“We learned a lot from our time at Mr.Goodliving working with RealNetworks and also from other Finnish gaming companies,” he continues. “This is strongly reflected in our company culture and management style. We’ve tried to keep the good things and get rid of the bad. You have to be versatile and fluid and trust the individuals. It’s all about the team! ”

“We’ve also made enough games to know that it’s always a journey into the unknown. You set sail for India, but may arrive in America. Or be eaten by the Kraken. “

A Supernaut is Born

It wouldn’t surprise anyone if racking up a total of 11 million US dollars in investment funds came from how Grand Cru’s founders have been making games together for many years before.

“We know exactly what everybody’s preferences and strengths are,” Grandholm explains. “Supernauts was basically defined by the team, meaning that our first game had to be something everybody would love to do. The creative building element was a core feature that we all could agree on almost immediately. Obviously, we’re fans of Minecraft, but Little Big Planet was also a big influence. “We wanted to have a similar kind of accessibility and fun, and especially the community element of sharing your creations, he says. “In fact, we experimented with player-created missions at one point, but then decided to take a slightly different route.”

The original concept the team had set out for Supernauts was to create something closer to that of an MMO. But the team then scaled down their ambitions and took the wise decision to concentrate on building a fully functional single-player experience first.

Nevertheless, the team agreed that the soul of Supernauts would remain in the multiplayer and community. “Luckily, we are finally at the stage where we can implement many of those cool social elements that have been waiting in the backlog,” Grandholm adds.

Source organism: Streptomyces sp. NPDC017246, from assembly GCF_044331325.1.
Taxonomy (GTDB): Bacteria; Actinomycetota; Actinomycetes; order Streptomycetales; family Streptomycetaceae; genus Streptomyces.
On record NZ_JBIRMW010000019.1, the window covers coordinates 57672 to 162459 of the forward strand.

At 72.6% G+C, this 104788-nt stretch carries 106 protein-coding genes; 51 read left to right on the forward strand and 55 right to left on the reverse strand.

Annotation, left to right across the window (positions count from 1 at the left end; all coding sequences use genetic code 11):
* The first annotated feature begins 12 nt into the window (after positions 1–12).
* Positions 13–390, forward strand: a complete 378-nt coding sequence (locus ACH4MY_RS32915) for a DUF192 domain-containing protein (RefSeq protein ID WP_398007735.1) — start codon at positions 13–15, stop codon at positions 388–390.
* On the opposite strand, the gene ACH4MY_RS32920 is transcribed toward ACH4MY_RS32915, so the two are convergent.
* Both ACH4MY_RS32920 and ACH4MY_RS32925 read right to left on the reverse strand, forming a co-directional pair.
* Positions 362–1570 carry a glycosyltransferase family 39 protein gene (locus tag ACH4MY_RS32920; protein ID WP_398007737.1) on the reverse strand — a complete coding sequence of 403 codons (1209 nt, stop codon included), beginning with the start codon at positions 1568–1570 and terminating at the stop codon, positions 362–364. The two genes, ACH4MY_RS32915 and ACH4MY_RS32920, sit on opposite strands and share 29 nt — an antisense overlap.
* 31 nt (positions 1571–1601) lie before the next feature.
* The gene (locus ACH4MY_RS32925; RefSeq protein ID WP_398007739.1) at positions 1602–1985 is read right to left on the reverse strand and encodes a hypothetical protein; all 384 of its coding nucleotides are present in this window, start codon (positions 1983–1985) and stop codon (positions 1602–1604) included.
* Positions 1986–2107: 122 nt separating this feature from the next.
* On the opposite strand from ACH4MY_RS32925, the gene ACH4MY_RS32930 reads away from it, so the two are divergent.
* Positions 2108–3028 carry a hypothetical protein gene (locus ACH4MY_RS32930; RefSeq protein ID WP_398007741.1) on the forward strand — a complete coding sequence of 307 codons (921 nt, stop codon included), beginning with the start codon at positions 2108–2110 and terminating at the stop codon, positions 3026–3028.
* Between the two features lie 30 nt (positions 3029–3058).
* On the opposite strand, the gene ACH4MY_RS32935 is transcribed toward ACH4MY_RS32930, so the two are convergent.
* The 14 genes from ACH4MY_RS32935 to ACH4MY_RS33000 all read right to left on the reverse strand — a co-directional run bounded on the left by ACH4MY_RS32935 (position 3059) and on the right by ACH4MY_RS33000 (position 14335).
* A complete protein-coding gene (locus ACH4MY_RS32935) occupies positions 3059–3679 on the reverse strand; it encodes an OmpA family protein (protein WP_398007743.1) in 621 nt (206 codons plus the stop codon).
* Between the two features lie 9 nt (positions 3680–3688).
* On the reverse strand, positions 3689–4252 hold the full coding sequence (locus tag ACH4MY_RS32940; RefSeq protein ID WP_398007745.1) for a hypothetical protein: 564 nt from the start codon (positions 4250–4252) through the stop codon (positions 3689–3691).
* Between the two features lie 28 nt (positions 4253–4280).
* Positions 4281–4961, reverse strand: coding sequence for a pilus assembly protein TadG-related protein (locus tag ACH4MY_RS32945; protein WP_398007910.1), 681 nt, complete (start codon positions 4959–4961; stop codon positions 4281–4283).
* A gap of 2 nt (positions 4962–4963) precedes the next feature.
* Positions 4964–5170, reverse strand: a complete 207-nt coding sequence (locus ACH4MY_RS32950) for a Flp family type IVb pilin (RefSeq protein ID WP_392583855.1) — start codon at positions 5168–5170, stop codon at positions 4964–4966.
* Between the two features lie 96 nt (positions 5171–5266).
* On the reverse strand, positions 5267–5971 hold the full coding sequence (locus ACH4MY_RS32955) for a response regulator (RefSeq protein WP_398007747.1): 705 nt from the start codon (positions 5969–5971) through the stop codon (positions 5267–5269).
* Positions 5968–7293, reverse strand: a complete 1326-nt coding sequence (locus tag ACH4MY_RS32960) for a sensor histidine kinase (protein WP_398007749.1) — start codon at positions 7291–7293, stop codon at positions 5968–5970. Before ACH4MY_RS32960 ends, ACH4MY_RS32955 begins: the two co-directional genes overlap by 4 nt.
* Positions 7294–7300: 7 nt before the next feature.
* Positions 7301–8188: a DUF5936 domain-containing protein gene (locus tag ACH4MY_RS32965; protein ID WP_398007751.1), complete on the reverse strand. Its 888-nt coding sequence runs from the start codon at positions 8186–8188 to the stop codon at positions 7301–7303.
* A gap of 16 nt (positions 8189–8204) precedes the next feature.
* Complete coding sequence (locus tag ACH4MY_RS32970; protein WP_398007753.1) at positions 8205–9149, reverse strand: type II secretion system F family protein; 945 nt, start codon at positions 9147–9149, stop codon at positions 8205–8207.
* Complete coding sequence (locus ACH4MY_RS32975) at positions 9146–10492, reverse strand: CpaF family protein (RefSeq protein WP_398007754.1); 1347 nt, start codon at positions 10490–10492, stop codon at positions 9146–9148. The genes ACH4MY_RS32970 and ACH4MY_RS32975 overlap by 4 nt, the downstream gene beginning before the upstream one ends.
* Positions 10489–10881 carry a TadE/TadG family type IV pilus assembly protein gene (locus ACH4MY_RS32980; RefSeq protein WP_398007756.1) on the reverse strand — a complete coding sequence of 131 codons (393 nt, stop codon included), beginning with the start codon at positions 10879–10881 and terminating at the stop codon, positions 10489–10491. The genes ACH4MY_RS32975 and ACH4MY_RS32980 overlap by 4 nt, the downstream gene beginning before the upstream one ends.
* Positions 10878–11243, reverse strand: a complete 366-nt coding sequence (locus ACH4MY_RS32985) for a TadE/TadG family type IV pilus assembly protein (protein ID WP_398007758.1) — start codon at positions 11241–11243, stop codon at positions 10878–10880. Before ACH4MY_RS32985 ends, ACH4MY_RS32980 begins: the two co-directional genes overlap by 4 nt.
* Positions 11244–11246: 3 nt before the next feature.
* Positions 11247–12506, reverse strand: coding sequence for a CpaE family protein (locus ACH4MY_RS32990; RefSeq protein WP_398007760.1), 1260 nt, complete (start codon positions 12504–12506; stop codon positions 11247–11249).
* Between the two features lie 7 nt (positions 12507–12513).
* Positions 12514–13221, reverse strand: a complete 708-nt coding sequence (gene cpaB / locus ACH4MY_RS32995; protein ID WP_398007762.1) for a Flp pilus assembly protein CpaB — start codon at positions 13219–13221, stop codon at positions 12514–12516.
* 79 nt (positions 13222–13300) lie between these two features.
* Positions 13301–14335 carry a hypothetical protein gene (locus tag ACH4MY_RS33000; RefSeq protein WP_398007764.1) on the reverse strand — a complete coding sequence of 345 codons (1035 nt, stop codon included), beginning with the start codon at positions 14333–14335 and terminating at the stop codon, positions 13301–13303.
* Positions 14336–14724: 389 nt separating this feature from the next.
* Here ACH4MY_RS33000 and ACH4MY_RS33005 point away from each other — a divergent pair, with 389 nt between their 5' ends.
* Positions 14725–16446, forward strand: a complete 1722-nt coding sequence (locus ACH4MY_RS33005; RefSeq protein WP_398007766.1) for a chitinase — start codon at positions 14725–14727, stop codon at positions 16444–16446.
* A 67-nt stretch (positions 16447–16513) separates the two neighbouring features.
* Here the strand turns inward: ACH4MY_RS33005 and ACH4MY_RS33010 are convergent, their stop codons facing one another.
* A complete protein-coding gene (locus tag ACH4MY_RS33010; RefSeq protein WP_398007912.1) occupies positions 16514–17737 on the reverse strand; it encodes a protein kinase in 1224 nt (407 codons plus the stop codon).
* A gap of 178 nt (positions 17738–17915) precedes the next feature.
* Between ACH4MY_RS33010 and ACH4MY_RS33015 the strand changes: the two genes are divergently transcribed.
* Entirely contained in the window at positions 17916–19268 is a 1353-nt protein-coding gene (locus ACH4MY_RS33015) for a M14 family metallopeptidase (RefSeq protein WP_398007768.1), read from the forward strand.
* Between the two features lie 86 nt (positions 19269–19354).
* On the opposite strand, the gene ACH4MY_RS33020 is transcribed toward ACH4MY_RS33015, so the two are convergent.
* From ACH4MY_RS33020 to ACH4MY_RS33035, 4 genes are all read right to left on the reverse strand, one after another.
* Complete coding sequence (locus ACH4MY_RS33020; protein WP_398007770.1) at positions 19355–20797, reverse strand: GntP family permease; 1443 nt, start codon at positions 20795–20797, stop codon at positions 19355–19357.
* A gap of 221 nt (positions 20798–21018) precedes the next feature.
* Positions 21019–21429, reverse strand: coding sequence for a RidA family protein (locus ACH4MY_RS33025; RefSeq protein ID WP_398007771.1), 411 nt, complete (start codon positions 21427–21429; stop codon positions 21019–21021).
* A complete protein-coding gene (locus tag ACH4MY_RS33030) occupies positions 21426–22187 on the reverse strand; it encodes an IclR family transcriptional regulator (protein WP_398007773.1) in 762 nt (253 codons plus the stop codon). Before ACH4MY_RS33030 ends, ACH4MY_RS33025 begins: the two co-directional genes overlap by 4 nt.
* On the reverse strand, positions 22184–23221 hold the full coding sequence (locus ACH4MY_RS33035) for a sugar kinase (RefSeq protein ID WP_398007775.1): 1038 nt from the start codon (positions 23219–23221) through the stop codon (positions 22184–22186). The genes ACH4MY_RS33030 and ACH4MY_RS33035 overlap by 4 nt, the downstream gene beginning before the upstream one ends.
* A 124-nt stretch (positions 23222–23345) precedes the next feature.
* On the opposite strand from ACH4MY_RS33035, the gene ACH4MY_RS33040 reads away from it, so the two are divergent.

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Nevertheless, the team agreed that the soul of Supernauts would remain in the multiplayer and community.

For Supernauts, Grandholm and his team wanted to have a theme that would be unique enough to stand out of the crowd, but still be part of popular culture. The goal was to not limit the player’s creativity too much.
“For example, we were also thinking about a (fun) horror/monster theme, but that would have made it difficult for players to build, say, disco floors, “ Grandholm mentions. “The ‘comic sci-fi’ concept just felt natural, and we could also slip in a topical environmental element in there without being too serious about it, so what’s not to love ?”

Grandholm had actually written a lot more story than what eventually made it into the game, “which is probably for the best, because most of it is really bad jokes,” he adds.

Measuring the Right Things

With a highly creative concept as Supernauts, tracking the right numbers and metrics becomes super important. According to Grandholm, Grand Cru’s main challenge has been maintaining the intricate balance of getting many things just right. “And even with all the experience and best practices, there is always the unknowable,” he adds. “Of course, what we want is players playing the game frequently and for a long time, but that’s hardly unique. What I think is important is to not get too caught up in metrics so that you do more reacting than acting. It can easily narrow your view.”

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Grand Cru’s main challenge has been maintaining the intricate balance of getting many things just right.

One example that Grandholm considers that sets Supernauts apart from other games is that his team actively conducted surveys on their most loyal players. What they found was that the players enjoyed the creative building the most. “This was the original plan, so we’re pretty happy about that, “ he says.

Mixing and Matching

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With Supernauts, Grand Cru set the challenge to combine two of the most unlikely matchable concepts: user-generated content and free-to-play mechanics.